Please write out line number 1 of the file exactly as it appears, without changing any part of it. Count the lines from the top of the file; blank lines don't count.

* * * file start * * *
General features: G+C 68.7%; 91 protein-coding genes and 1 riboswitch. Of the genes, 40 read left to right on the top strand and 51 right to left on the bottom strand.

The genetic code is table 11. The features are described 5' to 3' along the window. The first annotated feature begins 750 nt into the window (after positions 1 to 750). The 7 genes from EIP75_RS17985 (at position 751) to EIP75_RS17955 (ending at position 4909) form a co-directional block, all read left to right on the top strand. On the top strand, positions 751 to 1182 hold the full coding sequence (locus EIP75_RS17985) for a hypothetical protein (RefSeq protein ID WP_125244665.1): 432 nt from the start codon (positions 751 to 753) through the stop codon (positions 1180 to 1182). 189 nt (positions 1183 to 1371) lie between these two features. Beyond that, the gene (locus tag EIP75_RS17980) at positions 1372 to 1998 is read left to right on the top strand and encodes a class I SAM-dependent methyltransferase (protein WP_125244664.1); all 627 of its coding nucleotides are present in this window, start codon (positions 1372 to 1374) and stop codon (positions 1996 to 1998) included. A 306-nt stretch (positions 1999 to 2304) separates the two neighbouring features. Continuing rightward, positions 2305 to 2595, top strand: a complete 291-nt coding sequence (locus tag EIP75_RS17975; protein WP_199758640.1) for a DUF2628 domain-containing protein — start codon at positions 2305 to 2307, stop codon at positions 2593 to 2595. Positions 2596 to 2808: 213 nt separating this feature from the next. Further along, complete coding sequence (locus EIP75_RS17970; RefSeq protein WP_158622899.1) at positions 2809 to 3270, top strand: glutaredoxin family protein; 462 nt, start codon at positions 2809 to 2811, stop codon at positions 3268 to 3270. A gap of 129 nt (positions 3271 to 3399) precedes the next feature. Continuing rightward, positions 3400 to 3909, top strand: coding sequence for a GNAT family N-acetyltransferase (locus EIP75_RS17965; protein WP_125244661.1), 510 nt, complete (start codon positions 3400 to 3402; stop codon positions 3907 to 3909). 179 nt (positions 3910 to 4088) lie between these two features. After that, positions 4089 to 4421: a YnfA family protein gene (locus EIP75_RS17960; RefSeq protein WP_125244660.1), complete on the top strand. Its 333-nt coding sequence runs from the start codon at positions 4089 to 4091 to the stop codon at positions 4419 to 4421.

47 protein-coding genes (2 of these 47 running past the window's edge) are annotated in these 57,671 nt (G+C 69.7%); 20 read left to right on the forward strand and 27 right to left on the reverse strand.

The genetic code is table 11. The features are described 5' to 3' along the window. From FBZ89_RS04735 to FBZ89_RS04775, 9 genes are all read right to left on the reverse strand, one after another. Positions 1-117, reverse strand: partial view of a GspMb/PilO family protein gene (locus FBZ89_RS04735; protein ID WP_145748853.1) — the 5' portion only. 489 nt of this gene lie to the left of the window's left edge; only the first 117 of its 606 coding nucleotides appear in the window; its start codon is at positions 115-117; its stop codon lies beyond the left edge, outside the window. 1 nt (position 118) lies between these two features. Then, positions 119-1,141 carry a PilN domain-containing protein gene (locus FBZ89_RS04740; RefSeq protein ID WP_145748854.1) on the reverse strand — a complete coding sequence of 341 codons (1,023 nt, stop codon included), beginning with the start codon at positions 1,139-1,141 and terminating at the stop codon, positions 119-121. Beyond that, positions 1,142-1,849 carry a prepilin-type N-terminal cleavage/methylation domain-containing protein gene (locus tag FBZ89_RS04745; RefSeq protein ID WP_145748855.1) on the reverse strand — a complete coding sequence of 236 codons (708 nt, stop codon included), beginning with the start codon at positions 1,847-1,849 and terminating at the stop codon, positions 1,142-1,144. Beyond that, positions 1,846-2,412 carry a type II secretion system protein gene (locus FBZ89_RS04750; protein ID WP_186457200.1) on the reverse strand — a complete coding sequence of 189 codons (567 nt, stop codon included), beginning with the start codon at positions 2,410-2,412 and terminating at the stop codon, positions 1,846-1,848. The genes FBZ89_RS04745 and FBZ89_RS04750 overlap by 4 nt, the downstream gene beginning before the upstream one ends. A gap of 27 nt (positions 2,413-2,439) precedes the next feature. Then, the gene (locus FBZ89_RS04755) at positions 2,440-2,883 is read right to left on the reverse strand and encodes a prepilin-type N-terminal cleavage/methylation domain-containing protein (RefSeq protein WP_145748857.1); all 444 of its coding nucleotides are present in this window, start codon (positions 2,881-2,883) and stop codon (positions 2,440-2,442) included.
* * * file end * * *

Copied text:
General features: G+C 68.7%; 91 protein-coding genes and 1 riboswitch. Of the genes, 40 read left to right on the top strand and 51 right to left on the bottom strand.